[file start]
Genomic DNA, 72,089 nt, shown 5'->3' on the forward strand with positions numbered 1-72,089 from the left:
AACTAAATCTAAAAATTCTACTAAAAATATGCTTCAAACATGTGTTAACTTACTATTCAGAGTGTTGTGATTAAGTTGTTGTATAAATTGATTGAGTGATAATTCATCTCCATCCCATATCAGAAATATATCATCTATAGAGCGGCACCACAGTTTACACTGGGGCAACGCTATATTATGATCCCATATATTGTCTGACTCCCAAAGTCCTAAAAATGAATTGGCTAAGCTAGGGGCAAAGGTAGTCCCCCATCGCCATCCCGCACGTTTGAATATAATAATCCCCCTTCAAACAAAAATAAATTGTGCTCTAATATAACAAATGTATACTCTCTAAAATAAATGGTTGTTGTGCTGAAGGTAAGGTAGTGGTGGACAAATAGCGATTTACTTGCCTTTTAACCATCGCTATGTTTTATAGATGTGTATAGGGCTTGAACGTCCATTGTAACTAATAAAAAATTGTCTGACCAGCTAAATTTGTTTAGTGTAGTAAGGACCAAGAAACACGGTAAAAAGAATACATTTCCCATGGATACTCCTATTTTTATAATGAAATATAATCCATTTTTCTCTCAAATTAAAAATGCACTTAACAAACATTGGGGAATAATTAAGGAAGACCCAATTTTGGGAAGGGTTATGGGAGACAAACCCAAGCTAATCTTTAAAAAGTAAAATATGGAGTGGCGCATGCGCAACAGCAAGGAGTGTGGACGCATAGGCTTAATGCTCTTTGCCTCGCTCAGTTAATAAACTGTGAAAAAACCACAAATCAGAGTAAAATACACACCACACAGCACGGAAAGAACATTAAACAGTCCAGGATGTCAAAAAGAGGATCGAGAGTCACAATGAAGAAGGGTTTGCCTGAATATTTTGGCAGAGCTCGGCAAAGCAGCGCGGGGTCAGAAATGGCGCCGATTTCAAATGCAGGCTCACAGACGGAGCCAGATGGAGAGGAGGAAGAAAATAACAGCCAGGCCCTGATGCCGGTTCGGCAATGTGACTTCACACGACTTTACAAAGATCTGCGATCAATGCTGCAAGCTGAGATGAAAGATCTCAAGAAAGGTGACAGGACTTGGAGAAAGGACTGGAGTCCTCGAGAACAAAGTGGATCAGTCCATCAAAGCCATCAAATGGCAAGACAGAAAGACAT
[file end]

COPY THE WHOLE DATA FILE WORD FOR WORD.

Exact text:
Genomic DNA, 72,089 nt, shown 5'->3' on the forward strand with positions numbered 1-72,089 from the left:
AACTAAATCTAAAAATTCTACTAAAAATATGCTTCAAACATGTGTTAACTTACTATTCAGAGTGTTGTGATTAAGTTGTTGTATAAATTGATTGAGTGATAATTCATCTCCATCCCATATCAGAAATATATCATCTATAGAGCGGCACCACAGTTTACACTGGGGCAACGCTATATTATGATCCCATATATTGTCTGACTCCCAAAGTCCTAAAAATGAATTGGCTAAGCTAGGGGCAAAGGTAGTCCCCCATCGCCATCCCGCACGTTTGAATATAATAATCCCCCTTCAAACAAAAATAAATTGTGCTCTAATATAACAAATGTATACTCTCTAAAATAAATGGTTGTTGTGCTGAAGGTAAGGTAGTGGTGGACAAATAGCGATTTACTTGCCTTTTAACCATCGCTATGTTTTATAGATGTGTATAGGGCTTGAACGTCCATTGTAACTAATAAAAAATTGTCTGACCAGCTAAATTTGTTTAGTGTAGTAAGGACCAAGAAACACGGTAAAAAGAATACATTTCCCATGGATACTCCTATTTTTATAATGAAATATAATCCATTTTTCTCTCAAATTAAAAATGCACTTAACAAACATTGGGGAATAATTAAGGAAGACCCAATTTTGGGAAGGGTTATGGGAGACAAACCCAAGCTAATCTTTAAAAAGTAAAATATGGAGTGGCGCATGCGCAACAGCAAGGAGTGTGGACGCATAGGCTTAATGCTCTTTGCCTCGCTCAGTTAATAAACTGTGAAAAAACCACAAATCAGAGTAAAATACACACCACACAGCACGGAAAGAACATTAAACAGTCCAGGATGTCAAAAAGAGGATCGAGAGTCACAATGAAGAAGGGTTTGCCTGAATATTTTGGCAGAGCTCGGCAAAGCAGCGCGGGGTCAGAAATGGCGCCGATTTCAAATGCAGGCTCACAGACGGAGCCAGATGGAGAGGAGGAAGAAAATAACAGCCAGGCCCTGATGCCGGTTCGGCAATGTGACTTCACACGACTTTACAAAGATCTGCGATCAATGCTGCAAGCTGAGATGAAAGATCTCAAGAAAGGTGACAGGACTTGGAGAAAGGACTGGAGTCCTCGAGAACAAAGTGGATCAGTCCATCAAAGCCATCAAATGGCAAGACAGAAAGACAT